In "The Faith of a Writer," by Joyce Carol Oates [still living, still tweeting...], the author speaks of the many great writers who owe their love of their craft to their impressioinistic reading in adolescence.

Pick up your worn copy and remind yourself of this directive:
"Read widely, read enthusiastically, be guided by instinct and not design. For if you read, you need not become a writer; but if you hope to become a writer, you must read."

Saturday, September 12, 2015

If at first you don't achieve, change your name...

Interesting article on BuzzFeed about a frustrated writer. After 40 rejections, the white American sent a submission under an Asian pseudonym, and the poem was then included in the Best American Poetry 2015 Anthology. 

Here's the article and link to the poem:

Sunday, September 6, 2015

David Brooks on soft skills

The New York Times
In the Sept. 5, 2015, New York Times, eloquent David Brooks again has an interesting column titled 'The New Romantics.'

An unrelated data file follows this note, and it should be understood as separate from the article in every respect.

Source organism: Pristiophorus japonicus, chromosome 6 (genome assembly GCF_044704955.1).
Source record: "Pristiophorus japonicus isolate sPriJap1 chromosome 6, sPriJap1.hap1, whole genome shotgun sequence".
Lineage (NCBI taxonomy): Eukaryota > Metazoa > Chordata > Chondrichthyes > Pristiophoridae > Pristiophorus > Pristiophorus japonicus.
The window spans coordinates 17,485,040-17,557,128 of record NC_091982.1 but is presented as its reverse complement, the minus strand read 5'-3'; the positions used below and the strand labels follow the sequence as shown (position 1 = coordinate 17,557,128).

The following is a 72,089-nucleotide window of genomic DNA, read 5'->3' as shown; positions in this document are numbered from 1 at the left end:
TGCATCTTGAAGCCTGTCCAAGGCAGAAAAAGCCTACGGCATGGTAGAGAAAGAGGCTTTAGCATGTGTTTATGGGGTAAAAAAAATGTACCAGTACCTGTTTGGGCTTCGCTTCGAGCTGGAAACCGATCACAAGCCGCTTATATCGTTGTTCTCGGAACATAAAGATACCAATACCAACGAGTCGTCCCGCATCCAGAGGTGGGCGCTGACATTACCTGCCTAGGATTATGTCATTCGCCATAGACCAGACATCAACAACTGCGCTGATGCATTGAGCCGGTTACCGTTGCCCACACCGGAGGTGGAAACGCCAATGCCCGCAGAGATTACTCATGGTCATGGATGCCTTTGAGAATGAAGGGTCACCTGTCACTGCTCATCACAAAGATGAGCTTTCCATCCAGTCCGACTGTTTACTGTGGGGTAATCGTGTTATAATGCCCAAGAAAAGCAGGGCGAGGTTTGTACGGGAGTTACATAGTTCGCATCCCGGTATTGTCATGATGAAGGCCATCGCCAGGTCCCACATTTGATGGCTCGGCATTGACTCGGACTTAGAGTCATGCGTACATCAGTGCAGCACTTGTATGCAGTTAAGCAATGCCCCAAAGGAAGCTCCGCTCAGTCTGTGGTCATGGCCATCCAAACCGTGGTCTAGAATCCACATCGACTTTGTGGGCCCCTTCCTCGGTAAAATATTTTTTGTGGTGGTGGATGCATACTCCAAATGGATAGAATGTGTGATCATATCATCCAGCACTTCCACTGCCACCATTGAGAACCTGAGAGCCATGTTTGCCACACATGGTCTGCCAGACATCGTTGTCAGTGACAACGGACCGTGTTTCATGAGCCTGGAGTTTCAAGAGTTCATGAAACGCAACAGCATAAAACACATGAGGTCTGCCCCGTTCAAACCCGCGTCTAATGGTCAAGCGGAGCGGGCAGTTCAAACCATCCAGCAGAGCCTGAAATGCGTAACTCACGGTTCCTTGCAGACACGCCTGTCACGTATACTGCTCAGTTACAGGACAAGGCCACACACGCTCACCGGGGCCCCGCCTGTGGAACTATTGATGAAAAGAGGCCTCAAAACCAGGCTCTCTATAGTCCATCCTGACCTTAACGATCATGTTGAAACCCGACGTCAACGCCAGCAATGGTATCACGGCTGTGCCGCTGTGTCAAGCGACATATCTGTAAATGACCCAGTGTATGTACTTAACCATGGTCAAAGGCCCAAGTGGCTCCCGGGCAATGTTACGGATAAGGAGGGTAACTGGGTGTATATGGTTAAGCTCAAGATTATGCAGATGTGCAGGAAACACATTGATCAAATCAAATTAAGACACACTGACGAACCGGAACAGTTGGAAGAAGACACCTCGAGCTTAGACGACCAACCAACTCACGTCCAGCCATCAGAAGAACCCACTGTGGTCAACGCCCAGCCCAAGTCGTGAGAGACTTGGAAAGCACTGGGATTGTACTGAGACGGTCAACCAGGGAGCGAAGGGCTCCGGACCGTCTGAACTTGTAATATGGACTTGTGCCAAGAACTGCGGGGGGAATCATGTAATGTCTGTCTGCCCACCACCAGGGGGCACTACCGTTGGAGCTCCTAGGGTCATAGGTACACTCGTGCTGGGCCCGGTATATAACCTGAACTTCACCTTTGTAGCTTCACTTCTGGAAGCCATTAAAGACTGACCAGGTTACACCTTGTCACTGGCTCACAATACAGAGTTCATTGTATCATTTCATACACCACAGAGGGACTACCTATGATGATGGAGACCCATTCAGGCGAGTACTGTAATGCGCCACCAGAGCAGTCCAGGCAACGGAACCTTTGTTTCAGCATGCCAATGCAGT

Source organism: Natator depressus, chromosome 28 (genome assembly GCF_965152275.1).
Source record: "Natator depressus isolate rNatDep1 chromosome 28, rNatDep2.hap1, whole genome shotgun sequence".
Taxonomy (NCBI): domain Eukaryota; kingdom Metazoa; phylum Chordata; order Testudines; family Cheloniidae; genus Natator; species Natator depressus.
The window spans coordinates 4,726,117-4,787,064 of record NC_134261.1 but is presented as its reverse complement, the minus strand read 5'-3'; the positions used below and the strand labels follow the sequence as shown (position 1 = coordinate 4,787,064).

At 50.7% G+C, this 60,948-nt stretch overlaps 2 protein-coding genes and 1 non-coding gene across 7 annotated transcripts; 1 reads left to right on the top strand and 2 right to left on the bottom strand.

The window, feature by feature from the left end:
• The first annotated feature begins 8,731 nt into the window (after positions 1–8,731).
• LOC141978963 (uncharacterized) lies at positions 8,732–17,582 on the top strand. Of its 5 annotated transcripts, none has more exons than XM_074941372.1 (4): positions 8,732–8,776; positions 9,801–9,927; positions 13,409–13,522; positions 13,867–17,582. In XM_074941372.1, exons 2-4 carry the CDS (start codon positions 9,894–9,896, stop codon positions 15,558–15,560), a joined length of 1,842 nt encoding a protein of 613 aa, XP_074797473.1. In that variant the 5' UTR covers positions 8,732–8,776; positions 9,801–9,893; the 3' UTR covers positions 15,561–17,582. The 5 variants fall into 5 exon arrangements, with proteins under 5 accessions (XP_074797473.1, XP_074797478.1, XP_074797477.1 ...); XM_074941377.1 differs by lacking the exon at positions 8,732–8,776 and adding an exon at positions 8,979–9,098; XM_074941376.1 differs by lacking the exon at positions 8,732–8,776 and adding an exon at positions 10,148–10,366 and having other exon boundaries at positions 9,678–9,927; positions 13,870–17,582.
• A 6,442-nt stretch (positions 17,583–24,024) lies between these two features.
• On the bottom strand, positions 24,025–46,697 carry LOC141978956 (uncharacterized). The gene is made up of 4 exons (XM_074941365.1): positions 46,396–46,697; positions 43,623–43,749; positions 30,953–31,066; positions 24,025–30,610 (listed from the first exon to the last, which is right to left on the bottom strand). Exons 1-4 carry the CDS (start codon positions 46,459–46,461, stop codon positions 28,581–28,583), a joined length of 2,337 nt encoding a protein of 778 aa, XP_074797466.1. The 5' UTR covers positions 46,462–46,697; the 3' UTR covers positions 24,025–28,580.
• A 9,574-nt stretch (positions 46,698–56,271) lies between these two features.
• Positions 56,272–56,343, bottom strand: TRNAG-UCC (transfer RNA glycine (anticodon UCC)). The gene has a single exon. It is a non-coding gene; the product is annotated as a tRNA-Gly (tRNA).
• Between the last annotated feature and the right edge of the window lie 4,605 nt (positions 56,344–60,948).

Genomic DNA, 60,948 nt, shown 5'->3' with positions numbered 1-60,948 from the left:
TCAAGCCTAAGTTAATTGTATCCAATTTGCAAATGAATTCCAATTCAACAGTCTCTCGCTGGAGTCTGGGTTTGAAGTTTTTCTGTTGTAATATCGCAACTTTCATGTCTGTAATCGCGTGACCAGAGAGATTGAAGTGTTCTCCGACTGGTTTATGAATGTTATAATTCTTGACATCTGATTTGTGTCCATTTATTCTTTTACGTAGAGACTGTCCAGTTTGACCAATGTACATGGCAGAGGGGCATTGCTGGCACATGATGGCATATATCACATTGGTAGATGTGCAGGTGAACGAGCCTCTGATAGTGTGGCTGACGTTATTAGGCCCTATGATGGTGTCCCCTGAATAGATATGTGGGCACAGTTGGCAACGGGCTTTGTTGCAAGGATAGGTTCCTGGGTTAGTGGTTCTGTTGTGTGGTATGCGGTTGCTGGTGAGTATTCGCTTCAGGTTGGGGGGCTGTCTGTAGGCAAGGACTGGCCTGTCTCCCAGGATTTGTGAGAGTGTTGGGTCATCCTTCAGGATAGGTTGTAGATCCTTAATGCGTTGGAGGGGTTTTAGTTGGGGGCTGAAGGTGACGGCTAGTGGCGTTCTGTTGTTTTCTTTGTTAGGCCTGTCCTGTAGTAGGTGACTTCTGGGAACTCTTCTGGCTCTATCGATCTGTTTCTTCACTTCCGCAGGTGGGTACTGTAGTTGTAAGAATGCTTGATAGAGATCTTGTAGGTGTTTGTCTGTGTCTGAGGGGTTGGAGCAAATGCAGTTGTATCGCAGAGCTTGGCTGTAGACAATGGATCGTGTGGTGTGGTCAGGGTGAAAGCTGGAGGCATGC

Consider the burgeoning use of technology in use today: classrooms, medicine, commerce, even friendship. Yet Brooks sees a door opening to a possible romantic rebirth. Although computers now do much of our work for us, it is possible to consider that this gives us time to turn mundane tasks over to technology, and enjoy more time fir the relational tasks of life, including those that require accountability, authority, or roles such as being a caregiver. These are not transactional jobs, but relational ones, best left to humans, and requiring judgment, empathy, communication, compassion, and courage. The world still needs us!

Read Brooks' column, The New Romantics.

Thursday, August 27, 2015

Congratulations to Award Winner!


Three cheers for Shaku Rajagopal! Her new book, Song of the Mountains is the Bronze Award Winner for best Memoir in the 2015 Colorado Independent Book Publishers contest!

Learn more about Shaku's excellent book and her brave journey here:

Monday, August 24, 2015

Thanks to Writers's Relief for allowing me to share this with you:

With the distractions and excitement of summer's waning days,  Writer’s Relief invites you to free your mind! Read what they have to say about the process of freewriting. It is a great way to focus on your writing even when you don't know where to start, or don't have much time.